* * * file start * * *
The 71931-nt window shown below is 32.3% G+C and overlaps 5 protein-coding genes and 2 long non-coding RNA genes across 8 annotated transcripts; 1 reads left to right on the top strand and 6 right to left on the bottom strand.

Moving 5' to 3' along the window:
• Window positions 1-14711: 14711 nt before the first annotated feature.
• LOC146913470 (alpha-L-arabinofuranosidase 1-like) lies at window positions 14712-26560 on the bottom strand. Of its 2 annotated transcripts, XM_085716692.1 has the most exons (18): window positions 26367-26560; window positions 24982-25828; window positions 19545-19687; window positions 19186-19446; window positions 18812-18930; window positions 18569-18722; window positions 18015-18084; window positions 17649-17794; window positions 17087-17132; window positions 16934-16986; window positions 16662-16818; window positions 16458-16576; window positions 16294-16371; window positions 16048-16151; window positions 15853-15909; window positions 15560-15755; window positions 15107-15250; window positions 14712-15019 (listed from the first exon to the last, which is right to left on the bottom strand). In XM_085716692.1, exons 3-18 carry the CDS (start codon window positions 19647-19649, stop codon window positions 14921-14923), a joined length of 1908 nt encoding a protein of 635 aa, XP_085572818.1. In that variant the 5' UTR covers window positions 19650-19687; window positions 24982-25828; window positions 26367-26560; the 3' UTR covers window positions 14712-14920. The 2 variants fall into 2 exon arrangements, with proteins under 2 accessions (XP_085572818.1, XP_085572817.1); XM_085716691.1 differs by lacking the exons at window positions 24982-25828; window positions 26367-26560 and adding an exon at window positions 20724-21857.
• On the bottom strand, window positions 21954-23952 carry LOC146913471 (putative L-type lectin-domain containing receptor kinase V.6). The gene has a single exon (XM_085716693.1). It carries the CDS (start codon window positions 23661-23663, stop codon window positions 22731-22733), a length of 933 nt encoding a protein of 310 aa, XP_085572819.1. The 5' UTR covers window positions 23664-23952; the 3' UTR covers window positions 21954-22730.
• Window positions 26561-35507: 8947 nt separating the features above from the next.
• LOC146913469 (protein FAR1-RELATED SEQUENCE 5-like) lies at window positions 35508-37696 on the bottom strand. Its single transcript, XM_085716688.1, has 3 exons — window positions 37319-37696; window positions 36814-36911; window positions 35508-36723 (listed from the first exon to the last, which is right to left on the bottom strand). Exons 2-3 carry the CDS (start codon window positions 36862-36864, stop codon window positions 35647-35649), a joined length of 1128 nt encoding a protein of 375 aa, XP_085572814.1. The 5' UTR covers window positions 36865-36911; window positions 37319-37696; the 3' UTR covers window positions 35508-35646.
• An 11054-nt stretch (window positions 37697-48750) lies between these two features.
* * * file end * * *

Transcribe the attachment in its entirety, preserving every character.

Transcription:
The 71931-nt window shown below is 32.3% G+C and overlaps 5 protein-coding genes and 2 long non-coding RNA genes across 8 annotated transcripts; 1 reads left to right on the top strand and 6 right to left on the bottom strand.

Moving 5' to 3' along the window:
• Window positions 1-14711: 14711 nt before the first annotated feature.
• LOC146913470 (alpha-L-arabinofuranosidase 1-like) lies at window positions 14712-26560 on the bottom strand. Of its 2 annotated transcripts, XM_085716692.1 has the most exons (18): window positions 26367-26560; window positions 24982-25828; window positions 19545-19687; window positions 19186-19446; window positions 18812-18930; window positions 18569-18722; window positions 18015-18084; window positions 17649-17794; window positions 17087-17132; window positions 16934-16986; window positions 16662-16818; window positions 16458-16576; window positions 16294-16371; window positions 16048-16151; window positions 15853-15909; window positions 15560-15755; window positions 15107-15250; window positions 14712-15019 (listed from the first exon to the last, which is right to left on the bottom strand). In XM_085716692.1, exons 3-18 carry the CDS (start codon window positions 19647-19649, stop codon window positions 14921-14923), a joined length of 1908 nt encoding a protein of 635 aa, XP_085572818.1. In that variant the 5' UTR covers window positions 19650-19687; window positions 24982-25828; window positions 26367-26560; the 3' UTR covers window positions 14712-14920. The 2 variants fall into 2 exon arrangements, with proteins under 2 accessions (XP_085572818.1, XP_085572817.1); XM_085716691.1 differs by lacking the exons at window positions 24982-25828; window positions 26367-26560 and adding an exon at window positions 20724-21857.
• On the bottom strand, window positions 21954-23952 carry LOC146913471 (putative L-type lectin-domain containing receptor kinase V.6). The gene has a single exon (XM_085716693.1). It carries the CDS (start codon window positions 23661-23663, stop codon window positions 22731-22733), a length of 933 nt encoding a protein of 310 aa, XP_085572819.1. The 5' UTR covers window positions 23664-23952; the 3' UTR covers window positions 21954-22730.
• Window positions 26561-35507: 8947 nt separating the features above from the next.
• LOC146913469 (protein FAR1-RELATED SEQUENCE 5-like) lies at window positions 35508-37696 on the bottom strand. Its single transcript, XM_085716688.1, has 3 exons — window positions 37319-37696; window positions 36814-36911; window positions 35508-36723 (listed from the first exon to the last, which is right to left on the bottom strand). Exons 2-3 carry the CDS (start codon window positions 36862-36864, stop codon window positions 35647-35649), a joined length of 1128 nt encoding a protein of 375 aa, XP_085572814.1. The 5' UTR covers window positions 36865-36911; window positions 37319-37696; the 3' UTR covers window positions 35508-35646.
• An 11054-nt stretch (window positions 37697-48750) lies between these two features.